Social entrepreneurship is free enterprise’s answer to social issues and injustices, which, ironically, are largely a result of the failures of that very system. According to economists, a true free enterprise system is the efficient allocation of goods and services from producers to consumers. The problem is that many of these goods and services are allocated very efficiently to only a privileged few, rather than the masses. I’m not pushing a socialist agenda. I’m all for capitalism and free enterprise.  I don’t have a problem with one person owning three homes while another owns one. But why should a child have to starve while I’m enjoying steak and shrimp on an expense account 800 miles from home?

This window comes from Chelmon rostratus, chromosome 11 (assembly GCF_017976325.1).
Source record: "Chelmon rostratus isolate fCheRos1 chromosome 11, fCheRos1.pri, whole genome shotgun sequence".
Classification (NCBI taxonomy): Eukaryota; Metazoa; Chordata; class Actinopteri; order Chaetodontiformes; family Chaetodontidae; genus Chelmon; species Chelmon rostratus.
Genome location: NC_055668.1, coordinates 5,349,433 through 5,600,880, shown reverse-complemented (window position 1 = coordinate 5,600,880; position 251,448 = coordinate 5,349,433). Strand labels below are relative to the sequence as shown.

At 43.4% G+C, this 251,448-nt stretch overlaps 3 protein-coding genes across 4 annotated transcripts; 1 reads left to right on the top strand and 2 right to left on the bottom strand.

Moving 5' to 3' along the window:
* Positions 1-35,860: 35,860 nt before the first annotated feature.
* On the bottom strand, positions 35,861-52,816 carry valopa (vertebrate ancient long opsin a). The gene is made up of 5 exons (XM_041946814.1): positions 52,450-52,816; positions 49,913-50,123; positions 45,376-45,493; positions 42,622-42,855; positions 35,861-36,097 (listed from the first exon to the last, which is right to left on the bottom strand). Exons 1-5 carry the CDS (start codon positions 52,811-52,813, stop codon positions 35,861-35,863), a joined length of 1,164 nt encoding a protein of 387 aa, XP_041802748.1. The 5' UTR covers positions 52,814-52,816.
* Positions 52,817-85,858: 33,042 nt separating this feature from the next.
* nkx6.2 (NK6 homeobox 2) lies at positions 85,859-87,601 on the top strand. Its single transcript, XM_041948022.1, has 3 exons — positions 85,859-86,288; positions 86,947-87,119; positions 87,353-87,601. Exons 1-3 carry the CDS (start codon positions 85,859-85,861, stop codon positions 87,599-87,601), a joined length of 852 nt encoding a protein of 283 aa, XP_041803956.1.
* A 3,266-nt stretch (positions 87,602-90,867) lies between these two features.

Just yesterday a teacher friend of mine told me she saw a young couple across the street pushing two cats in a specially designed cat stroller. What does it mean when our educators are struggling to eat while others can cart around their feline friends in a stroller? Now, I have no problem with how you choose to spend your money, but what does it say about our value system when it’s okay, even expected, to put in sixty hours a week to make enough money only to make it back to work?

Social entrepreneurship brings business intelligence and socially conscious ingenuity together to effectively bring solutions to human and environmental issues that have thus far been largely ignored or have been ineffectively addressed, such as education gaps, health care, poverty, economic disparity, prejudice, and access to clean water and safety.